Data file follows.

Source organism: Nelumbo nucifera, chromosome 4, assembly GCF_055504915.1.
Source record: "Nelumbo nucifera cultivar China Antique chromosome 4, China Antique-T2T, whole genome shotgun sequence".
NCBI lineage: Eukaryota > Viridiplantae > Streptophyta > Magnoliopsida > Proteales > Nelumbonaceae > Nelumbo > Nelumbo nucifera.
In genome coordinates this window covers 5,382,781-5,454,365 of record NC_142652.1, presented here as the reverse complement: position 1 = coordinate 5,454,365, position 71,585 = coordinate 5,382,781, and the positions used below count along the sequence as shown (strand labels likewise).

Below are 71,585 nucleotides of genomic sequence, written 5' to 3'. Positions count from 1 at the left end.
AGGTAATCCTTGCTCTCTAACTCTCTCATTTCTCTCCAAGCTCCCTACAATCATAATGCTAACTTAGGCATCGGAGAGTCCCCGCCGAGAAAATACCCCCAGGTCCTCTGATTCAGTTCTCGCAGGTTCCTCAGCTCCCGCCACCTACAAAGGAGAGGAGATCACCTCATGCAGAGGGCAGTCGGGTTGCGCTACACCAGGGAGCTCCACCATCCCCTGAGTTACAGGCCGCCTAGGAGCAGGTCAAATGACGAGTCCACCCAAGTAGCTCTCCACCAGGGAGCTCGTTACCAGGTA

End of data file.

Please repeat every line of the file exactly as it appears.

Source organism: Nelumbo nucifera, chromosome 4, assembly GCF_055504915.1.
Source record: "Nelumbo nucifera cultivar China Antique chromosome 4, China Antique-T2T, whole genome shotgun sequence".
NCBI lineage: Eukaryota > Viridiplantae > Streptophyta > Magnoliopsida > Proteales > Nelumbonaceae > Nelumbo > Nelumbo nucifera.
In genome coordinates this window covers 5,382,781-5,454,365 of record NC_142652.1, presented here as the reverse complement: position 1 = coordinate 5,454,365, position 71,585 = coordinate 5,382,781, and the positions used below count along the sequence as shown (strand labels likewise).

Below are 71,585 nucleotides of genomic sequence, written 5' to 3'. Positions count from 1 at the left end.
AGGTAATCCTTGCTCTCTAACTCTCTCATTTCTCTCCAAGCTCCCTACAATCATAATGCTAACTTAGGCATCGGAGAGTCCCCGCCGAGAAAATACCCCCAGGTCCTCTGATTCAGTTCTCGCAGGTTCCTCAGCTCCCGCCACCTACAAAGGAGAGGAGATCACCTCATGCAGAGGGCAGTCGGGTTGCGCTACACCAGGGAGCTCCACCATCCCCTGAGTTACAGGCCGCCTAGGAGCAGGTCAAATGACGAGTCCACCCAAGTAGCTCTCCACCAGGGAGCTCGTTACCAGGTA